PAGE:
I’ve been using WireframeSketcher for the last two weeks in mocking up a large web-application. WireframeSketcher certainly has a number of features to help improve your UI-mocking experience but a few of these are what I would consider to be killer features.
Here are my top 5.
WireframeSketcher is based on the Eclipse IDE. Does a sketching tool need such a heavy IDE? In a word, absolutely.
For large projects, you can easily keep related screens grouped together using a series of folders. For example, when mocking out a large web application you could have a folder for each module. Naturally folders can be nested allowing you to group them as high or low level as you like. This is so important to keep screens organized.
2. Reusable Components
This is the feature that completely won me over. So much so that we purchased licenses for our entire team.
WireframeSketcher allows you to create screens and REUSE them as components on other screens. Wow, such a great feature.
For example, we have a project that displays the “Last updated by” and “Last updated on” information when item detail screens. Instead of duplicating these 4 labels on each screen we need it, we created a simple component for it.
Now, we can simply drag our Last Updates component onto any screen that needs one.
Any changes you make to the base component are automatically reflected on each of the screens that reference it unless it has been customized for a specific screen. That means that if you decide a component should be formatted a little differently, it’s super simple to update it across the entire system.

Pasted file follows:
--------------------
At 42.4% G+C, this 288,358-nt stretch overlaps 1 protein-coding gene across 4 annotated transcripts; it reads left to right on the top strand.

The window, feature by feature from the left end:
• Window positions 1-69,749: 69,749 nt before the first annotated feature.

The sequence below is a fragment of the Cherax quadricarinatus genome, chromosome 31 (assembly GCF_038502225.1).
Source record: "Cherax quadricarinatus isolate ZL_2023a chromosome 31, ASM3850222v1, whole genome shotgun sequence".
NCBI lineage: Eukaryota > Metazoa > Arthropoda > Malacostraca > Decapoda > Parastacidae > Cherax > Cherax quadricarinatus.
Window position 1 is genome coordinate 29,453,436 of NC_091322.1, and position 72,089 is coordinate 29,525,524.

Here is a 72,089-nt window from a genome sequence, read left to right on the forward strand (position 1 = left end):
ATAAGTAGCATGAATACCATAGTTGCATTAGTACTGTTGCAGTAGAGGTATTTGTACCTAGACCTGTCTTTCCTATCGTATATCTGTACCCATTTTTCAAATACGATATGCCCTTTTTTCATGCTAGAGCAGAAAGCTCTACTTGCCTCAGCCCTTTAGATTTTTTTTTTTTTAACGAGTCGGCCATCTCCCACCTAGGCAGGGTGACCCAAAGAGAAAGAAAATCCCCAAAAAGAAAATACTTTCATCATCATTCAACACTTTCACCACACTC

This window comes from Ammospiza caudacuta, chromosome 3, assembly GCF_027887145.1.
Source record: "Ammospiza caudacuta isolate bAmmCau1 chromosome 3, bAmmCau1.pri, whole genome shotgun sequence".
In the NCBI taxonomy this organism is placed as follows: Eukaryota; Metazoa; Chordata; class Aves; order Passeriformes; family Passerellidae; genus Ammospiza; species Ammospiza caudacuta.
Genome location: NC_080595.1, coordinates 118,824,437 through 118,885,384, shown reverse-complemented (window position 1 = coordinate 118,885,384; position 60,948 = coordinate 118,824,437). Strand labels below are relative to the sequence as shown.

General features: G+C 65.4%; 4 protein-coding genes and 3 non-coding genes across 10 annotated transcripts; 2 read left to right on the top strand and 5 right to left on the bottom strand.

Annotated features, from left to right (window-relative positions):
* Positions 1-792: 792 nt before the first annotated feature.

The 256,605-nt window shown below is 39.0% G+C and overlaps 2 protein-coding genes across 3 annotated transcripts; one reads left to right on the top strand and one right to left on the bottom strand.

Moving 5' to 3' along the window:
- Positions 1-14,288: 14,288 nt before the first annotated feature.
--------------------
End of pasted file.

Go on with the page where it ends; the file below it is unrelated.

WireframeSkethcher allows you to develop interactive mockups my linking components to screens.
For example, you could have a button bar and each button can be linked to a different screen. In the example below you can see the little link icon on the Add and Edit buttons. On the left, in the properties area, you can see the screens they link to.
This ability to link components to screens helps to simulate navigation and use-case scenarios making it an excellent tool to demonstrating the mockups to your client.
WireframeSkethcher’s storyboard feature allows you to assemble many screens into a collection of related functionality. This is a great to demonstrate a use-case to a client allowing them to see how the UI changes in time.
In our example below we have a simple calculator that demonstrates the “Divide” use-case.
I’ve created 6 screens that demonstrate the UI every step of the way of calculating 52 divided by 2.
I’ve assembled them into a single storyboard in screenflow view (seen below).
Once the screens are assembled in a storyboard, you can present the use-case to your client as a screen-linked image (as above) or as an interactive presentation.
WireframeSketcher allows you to export your screens and storyboards to HTML and PDF. The exported mockups maintain any component-screen links you’ve set up.
Exporting to PDF is a very portable way to share your mockups with your team or client. I’d recommend viewing the PDF in a whole page view as this keeps the navigation smooth.
Perhaps better than exporting to PDF is exporting to HTML. This generates a number of image files, scripts and an HTML page to drive the experience. Simply throw them up on your websever and you’re good to go.
I’d recommend WireframeSketcher to anyone needing to mockup any system with even a moderate complexity. You’ll be glad you gave it a try. I know I was.